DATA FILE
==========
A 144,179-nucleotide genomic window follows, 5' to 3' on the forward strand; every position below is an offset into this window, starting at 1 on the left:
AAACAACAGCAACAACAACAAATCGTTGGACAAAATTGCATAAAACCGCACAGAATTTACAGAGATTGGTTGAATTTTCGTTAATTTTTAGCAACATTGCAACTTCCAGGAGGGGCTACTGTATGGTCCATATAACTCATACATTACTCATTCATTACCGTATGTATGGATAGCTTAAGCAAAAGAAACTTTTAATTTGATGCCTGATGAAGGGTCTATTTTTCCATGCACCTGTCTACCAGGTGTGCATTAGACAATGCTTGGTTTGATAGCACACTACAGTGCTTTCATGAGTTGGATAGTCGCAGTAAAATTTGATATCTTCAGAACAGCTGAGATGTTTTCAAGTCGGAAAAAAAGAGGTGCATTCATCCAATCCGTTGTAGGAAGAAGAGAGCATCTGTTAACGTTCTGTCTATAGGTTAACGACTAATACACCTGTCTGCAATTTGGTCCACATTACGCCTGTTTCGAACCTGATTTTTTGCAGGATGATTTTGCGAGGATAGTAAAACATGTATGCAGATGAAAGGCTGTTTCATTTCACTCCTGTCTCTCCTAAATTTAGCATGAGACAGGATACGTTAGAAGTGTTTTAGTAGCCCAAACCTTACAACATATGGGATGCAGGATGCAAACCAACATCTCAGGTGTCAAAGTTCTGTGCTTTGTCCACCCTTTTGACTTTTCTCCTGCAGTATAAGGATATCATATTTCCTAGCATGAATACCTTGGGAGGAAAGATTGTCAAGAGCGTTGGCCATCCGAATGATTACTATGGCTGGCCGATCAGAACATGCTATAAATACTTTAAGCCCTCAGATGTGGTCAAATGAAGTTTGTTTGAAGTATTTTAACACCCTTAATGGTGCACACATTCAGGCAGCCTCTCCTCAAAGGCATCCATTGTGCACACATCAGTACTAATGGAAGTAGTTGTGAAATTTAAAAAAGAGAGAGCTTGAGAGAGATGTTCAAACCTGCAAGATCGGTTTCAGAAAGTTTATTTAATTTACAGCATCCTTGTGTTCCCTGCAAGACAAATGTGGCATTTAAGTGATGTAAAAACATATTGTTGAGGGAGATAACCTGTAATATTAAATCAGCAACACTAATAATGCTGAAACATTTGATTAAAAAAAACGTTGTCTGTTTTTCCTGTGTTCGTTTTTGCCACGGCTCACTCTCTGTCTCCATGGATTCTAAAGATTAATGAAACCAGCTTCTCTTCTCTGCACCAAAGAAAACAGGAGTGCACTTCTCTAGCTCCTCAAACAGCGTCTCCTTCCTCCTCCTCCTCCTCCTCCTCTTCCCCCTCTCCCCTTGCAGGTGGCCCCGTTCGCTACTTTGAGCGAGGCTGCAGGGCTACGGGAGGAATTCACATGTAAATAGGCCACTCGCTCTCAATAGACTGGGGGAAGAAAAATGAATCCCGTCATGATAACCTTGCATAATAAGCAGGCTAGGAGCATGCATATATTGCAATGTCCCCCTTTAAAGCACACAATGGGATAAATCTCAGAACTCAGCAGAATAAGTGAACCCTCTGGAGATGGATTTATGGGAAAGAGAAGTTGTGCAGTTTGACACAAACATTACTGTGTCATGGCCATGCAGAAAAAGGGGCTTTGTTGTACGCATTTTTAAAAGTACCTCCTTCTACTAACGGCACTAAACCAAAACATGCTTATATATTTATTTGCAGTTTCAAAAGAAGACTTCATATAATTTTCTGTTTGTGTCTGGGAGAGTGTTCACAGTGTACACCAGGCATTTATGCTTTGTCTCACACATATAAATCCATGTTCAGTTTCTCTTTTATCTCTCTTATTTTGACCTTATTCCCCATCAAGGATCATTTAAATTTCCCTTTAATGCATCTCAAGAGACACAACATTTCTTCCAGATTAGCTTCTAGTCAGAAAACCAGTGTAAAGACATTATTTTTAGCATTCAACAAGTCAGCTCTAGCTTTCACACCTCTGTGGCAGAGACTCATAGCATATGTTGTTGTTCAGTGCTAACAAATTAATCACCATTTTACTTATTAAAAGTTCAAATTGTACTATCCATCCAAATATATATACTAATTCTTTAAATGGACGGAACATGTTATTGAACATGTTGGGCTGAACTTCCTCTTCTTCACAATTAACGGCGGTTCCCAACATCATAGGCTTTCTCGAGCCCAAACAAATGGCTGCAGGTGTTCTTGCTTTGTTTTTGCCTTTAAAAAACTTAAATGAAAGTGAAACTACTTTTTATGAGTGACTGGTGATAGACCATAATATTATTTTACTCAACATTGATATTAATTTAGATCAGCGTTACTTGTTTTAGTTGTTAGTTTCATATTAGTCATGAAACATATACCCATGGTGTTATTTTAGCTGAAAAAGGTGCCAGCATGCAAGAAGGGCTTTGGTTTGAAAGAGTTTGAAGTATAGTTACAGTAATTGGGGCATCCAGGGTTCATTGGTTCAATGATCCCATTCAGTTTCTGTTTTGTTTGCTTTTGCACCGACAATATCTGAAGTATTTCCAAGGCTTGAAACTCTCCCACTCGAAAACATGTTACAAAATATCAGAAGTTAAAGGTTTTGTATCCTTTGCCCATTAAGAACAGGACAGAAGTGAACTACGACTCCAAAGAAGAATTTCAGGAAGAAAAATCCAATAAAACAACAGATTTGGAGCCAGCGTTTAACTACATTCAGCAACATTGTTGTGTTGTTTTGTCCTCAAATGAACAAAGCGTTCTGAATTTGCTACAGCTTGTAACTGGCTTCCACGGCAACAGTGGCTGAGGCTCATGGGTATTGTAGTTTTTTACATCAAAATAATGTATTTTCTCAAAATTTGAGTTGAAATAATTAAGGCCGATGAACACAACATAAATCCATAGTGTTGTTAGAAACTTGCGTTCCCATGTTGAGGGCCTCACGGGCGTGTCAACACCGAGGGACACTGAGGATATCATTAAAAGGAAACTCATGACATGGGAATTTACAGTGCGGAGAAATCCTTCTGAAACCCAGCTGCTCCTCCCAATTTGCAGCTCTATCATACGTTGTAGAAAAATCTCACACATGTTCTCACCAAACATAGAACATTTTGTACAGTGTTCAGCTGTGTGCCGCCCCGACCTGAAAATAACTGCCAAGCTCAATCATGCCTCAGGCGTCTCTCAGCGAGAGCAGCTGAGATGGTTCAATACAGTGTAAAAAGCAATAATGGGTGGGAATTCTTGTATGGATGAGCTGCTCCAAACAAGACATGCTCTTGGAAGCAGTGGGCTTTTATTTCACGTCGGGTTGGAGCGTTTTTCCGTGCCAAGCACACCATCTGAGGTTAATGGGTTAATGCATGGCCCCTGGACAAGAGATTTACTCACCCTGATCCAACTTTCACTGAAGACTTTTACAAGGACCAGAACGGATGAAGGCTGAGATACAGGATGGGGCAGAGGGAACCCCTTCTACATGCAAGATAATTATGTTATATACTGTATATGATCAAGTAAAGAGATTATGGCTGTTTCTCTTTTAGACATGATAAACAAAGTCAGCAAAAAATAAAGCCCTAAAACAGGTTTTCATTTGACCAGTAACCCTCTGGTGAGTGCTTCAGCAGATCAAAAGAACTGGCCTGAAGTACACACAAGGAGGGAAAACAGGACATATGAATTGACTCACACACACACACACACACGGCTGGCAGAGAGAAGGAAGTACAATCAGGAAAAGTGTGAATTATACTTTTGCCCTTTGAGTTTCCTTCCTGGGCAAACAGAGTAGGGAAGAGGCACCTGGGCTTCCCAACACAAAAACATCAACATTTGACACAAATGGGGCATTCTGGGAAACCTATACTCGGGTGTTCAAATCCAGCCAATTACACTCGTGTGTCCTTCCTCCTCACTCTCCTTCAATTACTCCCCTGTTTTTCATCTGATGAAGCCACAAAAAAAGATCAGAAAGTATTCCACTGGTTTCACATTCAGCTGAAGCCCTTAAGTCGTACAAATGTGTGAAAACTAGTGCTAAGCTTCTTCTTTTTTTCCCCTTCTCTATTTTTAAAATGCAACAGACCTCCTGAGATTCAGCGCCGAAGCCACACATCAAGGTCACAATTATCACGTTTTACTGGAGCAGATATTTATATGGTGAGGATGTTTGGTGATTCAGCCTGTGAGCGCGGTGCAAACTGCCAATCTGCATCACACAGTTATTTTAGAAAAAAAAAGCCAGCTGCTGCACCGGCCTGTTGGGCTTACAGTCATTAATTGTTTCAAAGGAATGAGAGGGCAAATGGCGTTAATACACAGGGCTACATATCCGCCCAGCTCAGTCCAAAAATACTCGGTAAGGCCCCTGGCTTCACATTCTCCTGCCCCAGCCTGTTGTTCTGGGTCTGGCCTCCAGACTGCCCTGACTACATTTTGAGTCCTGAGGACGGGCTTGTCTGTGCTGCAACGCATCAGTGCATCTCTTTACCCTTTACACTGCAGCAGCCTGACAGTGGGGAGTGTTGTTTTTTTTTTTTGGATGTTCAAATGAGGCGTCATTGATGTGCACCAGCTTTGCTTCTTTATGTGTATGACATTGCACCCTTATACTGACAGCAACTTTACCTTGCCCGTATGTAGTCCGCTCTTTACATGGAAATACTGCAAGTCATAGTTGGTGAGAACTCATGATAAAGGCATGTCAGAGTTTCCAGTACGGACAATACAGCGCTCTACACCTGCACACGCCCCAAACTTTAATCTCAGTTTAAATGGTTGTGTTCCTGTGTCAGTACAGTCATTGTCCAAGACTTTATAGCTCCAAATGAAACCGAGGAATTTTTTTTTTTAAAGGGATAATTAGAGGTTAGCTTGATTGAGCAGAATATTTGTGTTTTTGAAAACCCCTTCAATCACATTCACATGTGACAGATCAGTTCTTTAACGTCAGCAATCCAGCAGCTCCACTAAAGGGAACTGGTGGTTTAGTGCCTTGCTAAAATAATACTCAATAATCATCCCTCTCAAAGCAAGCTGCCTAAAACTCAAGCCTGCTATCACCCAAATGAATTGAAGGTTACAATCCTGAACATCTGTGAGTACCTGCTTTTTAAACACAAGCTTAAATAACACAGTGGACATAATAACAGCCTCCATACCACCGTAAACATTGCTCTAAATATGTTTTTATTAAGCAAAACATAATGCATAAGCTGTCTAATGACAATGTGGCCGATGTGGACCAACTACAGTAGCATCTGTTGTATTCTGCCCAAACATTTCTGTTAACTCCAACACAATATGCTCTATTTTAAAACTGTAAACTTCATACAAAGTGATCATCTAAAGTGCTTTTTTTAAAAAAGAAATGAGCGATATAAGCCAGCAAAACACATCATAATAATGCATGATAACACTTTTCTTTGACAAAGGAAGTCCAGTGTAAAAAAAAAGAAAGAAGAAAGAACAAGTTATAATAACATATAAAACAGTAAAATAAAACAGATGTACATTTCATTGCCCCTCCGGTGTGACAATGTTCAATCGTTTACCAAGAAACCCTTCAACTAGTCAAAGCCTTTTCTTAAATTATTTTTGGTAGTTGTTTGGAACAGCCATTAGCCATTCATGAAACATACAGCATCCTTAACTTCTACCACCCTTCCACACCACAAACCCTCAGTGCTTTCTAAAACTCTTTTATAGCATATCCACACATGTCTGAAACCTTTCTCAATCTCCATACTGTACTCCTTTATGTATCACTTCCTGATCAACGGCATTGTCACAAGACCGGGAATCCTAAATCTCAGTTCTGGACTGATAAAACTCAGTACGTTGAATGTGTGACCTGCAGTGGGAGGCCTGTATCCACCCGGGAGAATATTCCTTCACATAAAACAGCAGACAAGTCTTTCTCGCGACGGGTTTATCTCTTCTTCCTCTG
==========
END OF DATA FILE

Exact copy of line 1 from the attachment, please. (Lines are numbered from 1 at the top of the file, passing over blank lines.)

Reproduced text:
A 144,179-nucleotide genomic window follows, 5' to 3' on the forward strand; every position below is an offset into this window, starting at 1 on the left: